Review: A Bug’s Life
Set in the world of insects, and focussing primarily on a society of ants who are constantly bullied by the bigger grasshoppers (who look and act more like locusts or wasps if you ask me), who make them give up food. When a well-meaning ant named Flik (voiced by Dave Foley) screws up and leaves them with not enough food to provide the grasshoppers, the rest of the ants pretty much make him a leper. He decides to head out on his own to find a way to rectify the situation. He comes across some ‘circus’ insects, who he mistakes for brave warriors whom he assumes will be able to help ward off the grasshoppers, who led by the intimidating Hopper (voiced by Kevin Spacey). Being circus folk, Flik is clearly in for a bit of a disappointment. Or is he? Julia Louis-Dreyfus voices neurotic ant Princess Atta, Denis Leary is a tough Ladybug named Francis, the legendary Jonathan Harris is a praying mantis named Manny, Phyllis Diller plays the Queen, and Roddy McDowell plays an elder statesman ant and veteran thespian, named Mr. Soil.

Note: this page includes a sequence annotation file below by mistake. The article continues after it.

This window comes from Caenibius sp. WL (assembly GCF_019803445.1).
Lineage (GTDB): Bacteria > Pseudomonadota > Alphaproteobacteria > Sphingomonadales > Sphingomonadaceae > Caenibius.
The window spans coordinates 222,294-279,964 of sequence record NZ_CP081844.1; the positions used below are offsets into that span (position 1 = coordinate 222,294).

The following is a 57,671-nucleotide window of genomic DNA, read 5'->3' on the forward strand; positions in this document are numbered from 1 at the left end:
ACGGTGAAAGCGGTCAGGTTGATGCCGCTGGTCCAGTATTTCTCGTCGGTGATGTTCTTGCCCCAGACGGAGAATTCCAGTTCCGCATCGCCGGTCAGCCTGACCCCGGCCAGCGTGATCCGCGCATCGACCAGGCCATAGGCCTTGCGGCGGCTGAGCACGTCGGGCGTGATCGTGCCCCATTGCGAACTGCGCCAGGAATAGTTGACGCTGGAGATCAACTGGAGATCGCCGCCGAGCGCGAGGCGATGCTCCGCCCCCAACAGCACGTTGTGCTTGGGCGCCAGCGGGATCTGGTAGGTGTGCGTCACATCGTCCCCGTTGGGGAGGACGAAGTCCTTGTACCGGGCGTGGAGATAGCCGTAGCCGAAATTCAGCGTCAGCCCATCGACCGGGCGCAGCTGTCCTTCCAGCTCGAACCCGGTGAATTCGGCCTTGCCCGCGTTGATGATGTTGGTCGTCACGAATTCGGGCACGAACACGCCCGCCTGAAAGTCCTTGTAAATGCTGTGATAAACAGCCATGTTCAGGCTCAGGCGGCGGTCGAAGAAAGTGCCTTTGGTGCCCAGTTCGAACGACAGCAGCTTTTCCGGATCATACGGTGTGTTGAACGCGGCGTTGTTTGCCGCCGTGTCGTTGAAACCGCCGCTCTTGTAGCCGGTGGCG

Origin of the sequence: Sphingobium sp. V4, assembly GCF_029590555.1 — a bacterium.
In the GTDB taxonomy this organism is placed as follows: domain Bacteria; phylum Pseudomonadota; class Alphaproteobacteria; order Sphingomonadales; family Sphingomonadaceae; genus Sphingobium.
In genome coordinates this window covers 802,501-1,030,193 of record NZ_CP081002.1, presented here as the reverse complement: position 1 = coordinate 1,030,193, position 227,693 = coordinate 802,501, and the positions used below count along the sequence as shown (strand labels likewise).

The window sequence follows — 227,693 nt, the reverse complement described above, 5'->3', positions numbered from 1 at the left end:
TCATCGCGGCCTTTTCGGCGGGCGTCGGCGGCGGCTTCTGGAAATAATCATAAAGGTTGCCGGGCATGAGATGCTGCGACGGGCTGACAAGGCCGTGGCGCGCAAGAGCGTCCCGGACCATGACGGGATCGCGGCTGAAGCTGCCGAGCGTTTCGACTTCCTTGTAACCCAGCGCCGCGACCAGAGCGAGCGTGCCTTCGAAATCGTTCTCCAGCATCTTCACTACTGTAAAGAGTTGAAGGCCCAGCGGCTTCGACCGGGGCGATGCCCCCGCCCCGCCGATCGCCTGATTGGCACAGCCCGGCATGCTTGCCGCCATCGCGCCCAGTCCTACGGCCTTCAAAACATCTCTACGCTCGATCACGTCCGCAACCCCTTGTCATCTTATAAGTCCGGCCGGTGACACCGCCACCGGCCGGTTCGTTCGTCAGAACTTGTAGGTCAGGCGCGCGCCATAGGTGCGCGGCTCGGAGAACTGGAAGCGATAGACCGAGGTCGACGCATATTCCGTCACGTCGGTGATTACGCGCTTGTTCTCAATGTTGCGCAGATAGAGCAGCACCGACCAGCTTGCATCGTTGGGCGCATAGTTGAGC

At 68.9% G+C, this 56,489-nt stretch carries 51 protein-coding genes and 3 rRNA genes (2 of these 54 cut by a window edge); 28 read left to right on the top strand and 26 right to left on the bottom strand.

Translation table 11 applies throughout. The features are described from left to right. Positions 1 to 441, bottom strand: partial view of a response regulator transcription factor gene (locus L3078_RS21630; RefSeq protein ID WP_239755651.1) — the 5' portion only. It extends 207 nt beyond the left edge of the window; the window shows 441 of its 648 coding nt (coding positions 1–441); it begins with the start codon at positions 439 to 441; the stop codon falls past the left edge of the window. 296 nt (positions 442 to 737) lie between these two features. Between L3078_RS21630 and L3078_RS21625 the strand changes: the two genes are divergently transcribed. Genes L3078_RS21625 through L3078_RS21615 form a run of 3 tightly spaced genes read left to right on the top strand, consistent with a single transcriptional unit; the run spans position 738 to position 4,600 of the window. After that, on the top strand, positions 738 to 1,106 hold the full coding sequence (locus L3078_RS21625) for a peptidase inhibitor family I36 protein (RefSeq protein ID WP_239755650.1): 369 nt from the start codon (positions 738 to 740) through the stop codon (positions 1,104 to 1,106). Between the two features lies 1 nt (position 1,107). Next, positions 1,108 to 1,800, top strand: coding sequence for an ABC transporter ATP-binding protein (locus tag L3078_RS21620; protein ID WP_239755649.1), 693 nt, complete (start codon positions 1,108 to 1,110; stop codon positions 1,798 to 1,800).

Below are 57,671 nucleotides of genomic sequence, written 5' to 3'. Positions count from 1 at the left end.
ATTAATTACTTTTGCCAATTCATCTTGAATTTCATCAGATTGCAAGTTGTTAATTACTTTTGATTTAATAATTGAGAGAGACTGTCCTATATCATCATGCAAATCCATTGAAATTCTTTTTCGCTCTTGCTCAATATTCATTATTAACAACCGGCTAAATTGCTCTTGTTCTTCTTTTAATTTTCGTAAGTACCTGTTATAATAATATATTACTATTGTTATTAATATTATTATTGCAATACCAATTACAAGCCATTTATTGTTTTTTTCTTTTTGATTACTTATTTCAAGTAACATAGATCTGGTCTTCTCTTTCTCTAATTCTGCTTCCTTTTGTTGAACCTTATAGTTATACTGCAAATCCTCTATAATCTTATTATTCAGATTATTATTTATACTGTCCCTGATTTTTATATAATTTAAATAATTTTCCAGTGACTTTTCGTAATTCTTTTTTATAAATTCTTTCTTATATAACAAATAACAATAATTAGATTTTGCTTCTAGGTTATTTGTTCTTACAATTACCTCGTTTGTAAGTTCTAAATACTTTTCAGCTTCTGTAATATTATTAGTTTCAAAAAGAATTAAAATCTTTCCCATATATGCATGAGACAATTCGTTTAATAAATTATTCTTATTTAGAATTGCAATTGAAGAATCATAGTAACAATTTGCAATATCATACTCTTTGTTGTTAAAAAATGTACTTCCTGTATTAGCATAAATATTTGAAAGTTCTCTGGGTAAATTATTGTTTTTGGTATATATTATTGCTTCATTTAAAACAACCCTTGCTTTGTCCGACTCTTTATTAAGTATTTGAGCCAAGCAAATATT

“Three Amigos!” done wrong. It has taken me two attempts just to get all the way through this 1998 Disney/Pixar animated effort and I still don’t like it. An animated retelling of “Three Amigos!” (which itself was based on “The Seven Samurai”/“The Magnificent Seven”), it features bland and unappealing characters, indistinct voice acting (with one exception), and what little plot there is gets bogged down with the idiotic ‘circus’ insects. The earlier retellings of this basic plot made it work, but here it goes askew.